A Publication of WTVP

No one should have to manage traumatic feelings on their own.

Each day we participate in life events and experience a range of feelings: joy, disappointment, acceptance, forgiveness, sadness, curiosity and grief. We learn how to handle these events and feelings through our parents, family members, teachers, mentors, coaches, employers and friends. We grow in our capacity to be “resilient” and recover from setbacks and losses. With guidance and support, most of us can successfully manage our feelings—learning how to adjust to change associated with such events, as well as the skills to meet social standards of conduct.

However, life also includes potential trauma. Our experience of an event may be defined as “traumatic,” but for another individual it is not. According to the Centers for Disease Control and Prevention, trauma is an event, or series of events, that causes high levels of stress and is marked by a sense of horror, helplessness, serious injury or threat of serious injury, or death. Trauma overwhelms our capacity to cope. It affects the whole person—emotionally, physically, spiritually and intellectually.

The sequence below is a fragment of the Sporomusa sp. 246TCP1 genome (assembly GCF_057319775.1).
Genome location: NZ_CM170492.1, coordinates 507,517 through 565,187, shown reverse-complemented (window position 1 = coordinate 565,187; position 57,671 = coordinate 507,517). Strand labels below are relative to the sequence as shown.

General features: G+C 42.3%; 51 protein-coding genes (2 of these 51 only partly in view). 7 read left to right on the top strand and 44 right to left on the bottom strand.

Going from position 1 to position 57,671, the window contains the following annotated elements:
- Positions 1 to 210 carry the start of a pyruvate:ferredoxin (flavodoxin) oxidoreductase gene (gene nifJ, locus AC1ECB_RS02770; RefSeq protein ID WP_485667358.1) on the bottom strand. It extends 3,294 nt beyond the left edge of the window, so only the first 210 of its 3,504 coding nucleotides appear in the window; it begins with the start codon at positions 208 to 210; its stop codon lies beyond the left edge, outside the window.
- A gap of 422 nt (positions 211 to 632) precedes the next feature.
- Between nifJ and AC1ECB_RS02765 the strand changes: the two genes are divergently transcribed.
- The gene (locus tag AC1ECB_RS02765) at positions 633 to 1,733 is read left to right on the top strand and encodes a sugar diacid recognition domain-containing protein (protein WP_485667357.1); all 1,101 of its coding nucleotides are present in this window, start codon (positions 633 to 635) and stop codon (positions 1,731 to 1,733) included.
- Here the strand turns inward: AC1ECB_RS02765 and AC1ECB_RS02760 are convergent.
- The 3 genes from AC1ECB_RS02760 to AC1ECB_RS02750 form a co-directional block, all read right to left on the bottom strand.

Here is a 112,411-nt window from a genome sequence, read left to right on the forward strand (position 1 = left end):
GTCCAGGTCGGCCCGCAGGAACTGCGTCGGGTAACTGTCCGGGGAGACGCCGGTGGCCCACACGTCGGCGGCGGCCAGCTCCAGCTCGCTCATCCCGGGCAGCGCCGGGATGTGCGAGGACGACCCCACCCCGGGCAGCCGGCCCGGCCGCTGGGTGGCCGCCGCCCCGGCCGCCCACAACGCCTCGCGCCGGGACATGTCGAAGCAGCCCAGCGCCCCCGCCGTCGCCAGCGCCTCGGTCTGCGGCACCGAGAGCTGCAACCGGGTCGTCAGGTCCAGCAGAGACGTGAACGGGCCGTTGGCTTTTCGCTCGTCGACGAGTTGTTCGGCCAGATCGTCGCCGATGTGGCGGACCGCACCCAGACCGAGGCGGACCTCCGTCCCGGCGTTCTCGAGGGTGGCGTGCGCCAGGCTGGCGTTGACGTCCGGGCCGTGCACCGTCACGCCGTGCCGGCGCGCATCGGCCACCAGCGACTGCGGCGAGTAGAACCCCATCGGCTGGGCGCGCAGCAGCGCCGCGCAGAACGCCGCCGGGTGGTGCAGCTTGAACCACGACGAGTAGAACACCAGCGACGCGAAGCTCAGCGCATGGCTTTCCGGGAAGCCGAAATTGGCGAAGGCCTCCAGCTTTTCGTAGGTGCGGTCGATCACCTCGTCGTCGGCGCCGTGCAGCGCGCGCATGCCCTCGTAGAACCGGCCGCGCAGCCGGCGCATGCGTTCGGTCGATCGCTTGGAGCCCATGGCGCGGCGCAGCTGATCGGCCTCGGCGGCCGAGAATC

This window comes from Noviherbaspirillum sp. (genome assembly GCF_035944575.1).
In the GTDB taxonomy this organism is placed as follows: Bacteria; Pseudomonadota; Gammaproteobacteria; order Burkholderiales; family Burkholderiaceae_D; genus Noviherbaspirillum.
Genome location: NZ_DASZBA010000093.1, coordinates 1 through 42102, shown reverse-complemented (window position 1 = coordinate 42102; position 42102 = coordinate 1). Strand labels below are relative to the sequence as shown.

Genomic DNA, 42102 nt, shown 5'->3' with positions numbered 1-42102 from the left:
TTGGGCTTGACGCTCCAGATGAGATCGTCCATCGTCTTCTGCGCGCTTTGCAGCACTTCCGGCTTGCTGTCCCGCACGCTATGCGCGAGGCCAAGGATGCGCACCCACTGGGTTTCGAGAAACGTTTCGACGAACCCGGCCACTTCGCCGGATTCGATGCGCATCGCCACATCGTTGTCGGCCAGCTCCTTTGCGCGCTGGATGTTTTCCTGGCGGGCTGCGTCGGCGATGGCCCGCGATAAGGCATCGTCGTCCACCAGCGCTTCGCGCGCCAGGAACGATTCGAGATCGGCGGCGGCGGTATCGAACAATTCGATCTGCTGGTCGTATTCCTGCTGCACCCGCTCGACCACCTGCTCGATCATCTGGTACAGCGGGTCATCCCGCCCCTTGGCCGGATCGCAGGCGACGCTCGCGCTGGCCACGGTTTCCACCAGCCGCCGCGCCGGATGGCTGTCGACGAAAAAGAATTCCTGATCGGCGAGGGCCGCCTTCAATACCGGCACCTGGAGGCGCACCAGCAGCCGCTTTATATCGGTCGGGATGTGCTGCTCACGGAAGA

Cause for Concern
When a traumatic event happens, a person may initially access the “fight, flight or freeze” survival response which is hard-wired in all of us. This triggers certain biochemical reactions, such as adrenaline production, in order to protect one’s self and is often observed in children as they face new situations.

Children, who lack the communication skills to tell others how they are feeling, often struggle and act out by having a tantrum, screaming, hitting or biting others. They may look dazed or unresponsive, or have difficulty with rational thought. Adults who know the child will use soothing techniques to let them know they are secure, safe and protected. Once they are calm, further communication can happen.

When these reassurances do not occur, however, the child may not develop the skills necessary to effectively manage future life events, and thus experience trauma, which limits their personal growth. As that person grows up, their resiliency skills may be challenged.